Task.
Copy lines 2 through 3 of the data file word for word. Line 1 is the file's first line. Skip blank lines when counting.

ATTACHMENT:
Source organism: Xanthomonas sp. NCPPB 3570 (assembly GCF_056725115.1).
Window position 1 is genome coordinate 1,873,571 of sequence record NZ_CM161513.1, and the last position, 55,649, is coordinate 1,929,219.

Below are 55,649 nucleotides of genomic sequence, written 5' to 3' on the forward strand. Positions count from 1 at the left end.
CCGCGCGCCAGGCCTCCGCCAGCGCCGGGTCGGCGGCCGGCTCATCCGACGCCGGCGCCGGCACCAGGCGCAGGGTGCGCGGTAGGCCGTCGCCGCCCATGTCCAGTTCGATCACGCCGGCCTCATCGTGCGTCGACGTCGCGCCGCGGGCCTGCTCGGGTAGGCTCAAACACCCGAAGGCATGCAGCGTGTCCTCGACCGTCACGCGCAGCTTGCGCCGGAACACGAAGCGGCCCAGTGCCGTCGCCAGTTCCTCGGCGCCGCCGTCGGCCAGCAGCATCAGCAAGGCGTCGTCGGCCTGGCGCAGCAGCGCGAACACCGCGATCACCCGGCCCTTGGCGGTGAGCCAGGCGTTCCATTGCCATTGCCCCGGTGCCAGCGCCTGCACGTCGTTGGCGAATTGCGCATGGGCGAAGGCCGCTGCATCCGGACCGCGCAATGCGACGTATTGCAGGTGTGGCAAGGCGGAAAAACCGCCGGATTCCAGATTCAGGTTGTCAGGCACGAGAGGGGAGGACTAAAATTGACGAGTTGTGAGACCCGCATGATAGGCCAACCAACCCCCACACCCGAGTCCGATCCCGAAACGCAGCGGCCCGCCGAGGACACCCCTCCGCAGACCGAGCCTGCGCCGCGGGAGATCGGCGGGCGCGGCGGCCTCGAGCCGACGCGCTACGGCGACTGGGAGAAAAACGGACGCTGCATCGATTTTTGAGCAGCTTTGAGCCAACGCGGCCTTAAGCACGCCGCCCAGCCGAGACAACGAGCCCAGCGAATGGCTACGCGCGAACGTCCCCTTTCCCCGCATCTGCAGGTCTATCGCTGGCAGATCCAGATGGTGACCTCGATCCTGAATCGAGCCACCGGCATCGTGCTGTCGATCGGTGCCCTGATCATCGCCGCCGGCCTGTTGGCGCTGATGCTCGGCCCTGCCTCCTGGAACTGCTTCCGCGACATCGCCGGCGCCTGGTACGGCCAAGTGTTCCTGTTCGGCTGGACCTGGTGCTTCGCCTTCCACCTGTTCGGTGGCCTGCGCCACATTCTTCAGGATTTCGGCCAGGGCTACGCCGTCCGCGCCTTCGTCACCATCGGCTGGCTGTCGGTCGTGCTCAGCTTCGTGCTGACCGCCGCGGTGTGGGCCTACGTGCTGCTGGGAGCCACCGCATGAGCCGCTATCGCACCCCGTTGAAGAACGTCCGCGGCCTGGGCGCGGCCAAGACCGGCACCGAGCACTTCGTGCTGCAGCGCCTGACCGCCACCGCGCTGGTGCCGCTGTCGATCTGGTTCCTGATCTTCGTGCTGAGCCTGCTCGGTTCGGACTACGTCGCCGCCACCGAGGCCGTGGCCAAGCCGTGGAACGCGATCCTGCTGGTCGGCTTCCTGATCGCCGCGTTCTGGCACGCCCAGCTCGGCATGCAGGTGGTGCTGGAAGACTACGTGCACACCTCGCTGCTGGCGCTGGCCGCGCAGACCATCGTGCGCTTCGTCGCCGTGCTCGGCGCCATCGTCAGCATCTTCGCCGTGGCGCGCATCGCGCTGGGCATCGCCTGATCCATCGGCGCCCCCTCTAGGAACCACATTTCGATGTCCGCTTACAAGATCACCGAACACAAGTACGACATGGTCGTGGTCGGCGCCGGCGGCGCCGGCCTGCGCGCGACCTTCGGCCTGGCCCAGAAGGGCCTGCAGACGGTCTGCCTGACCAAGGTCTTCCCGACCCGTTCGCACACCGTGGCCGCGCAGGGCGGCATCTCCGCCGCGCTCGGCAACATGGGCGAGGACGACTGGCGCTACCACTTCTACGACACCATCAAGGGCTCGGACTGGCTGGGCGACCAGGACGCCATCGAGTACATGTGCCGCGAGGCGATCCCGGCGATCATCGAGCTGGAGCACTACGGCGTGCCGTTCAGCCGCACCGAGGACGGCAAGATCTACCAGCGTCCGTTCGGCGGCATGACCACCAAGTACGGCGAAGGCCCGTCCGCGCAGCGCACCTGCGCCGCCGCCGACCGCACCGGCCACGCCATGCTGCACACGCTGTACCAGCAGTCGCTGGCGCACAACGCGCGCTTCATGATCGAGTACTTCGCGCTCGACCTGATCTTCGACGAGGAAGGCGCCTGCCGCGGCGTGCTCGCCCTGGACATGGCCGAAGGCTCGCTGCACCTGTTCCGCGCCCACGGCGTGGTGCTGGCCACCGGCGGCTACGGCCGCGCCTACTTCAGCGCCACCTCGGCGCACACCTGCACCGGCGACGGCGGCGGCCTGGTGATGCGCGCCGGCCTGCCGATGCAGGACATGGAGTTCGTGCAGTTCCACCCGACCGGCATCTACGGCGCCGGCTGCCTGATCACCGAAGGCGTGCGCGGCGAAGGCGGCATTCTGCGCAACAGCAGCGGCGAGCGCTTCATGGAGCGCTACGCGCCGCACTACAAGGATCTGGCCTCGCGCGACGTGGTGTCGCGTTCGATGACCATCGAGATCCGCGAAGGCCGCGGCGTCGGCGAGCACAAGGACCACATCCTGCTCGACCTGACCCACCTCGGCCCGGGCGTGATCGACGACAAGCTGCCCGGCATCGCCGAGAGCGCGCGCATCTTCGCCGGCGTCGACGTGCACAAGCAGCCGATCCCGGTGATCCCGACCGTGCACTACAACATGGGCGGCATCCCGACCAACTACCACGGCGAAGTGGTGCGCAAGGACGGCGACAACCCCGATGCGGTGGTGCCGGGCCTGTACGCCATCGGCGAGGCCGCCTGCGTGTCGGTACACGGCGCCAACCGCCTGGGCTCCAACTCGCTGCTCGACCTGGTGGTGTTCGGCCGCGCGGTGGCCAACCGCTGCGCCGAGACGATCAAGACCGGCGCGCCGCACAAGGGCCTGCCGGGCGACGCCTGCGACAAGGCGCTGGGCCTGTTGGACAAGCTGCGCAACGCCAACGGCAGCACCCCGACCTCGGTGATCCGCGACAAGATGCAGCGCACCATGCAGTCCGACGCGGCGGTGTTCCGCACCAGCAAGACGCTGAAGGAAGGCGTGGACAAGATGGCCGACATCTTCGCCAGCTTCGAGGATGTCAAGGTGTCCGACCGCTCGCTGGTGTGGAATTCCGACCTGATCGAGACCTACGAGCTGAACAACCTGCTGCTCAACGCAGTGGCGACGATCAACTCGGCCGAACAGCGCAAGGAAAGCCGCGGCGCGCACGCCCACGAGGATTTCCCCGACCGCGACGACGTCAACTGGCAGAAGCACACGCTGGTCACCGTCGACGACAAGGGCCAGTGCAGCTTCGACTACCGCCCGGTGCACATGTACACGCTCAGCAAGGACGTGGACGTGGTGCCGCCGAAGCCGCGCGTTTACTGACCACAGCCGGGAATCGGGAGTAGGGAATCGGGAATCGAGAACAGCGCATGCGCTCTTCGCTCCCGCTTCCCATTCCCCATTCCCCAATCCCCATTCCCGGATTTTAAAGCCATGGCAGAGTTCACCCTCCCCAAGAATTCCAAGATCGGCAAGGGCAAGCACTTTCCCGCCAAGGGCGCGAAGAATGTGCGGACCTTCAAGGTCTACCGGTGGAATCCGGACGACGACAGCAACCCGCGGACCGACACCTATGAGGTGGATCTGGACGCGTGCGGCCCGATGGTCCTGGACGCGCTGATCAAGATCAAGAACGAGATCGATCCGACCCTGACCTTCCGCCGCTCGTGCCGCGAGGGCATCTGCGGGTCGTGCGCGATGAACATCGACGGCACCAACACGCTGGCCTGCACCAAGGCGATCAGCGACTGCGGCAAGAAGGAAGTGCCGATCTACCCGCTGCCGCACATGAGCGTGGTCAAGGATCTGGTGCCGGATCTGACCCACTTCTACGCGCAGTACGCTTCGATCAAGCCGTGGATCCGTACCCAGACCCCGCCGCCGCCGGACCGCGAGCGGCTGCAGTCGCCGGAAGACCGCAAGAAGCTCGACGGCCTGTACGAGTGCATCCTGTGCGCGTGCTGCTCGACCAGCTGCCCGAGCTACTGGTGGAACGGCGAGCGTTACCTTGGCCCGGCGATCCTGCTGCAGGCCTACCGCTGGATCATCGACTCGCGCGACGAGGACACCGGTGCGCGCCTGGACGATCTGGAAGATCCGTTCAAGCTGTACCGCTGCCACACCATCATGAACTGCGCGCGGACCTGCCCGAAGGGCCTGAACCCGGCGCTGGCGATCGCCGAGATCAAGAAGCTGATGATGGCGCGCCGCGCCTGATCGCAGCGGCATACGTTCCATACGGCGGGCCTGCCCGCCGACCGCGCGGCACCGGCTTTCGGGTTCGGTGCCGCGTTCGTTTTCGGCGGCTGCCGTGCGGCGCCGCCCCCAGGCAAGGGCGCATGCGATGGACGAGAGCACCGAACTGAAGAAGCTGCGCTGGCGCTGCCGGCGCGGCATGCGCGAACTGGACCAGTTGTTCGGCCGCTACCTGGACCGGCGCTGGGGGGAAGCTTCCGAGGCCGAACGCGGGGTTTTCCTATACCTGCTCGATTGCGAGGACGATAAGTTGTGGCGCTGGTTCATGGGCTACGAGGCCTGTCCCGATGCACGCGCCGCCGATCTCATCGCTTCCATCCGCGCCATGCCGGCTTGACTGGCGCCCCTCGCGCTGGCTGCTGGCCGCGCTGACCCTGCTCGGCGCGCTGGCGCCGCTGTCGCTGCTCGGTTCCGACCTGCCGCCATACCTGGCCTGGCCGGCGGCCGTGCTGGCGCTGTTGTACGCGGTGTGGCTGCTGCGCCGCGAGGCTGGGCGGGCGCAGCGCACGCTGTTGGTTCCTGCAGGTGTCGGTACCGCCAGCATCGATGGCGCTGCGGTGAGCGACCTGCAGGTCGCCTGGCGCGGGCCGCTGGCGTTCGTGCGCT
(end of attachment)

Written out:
Window position 1 is genome coordinate 1,873,571 of sequence record NZ_CM161513.1, and the last position, 55,649, is coordinate 1,929,219.

Below are 55,649 nucleotides of genomic sequence, written 5' to 3' on the forward strand. Positions count from 1 at the left end.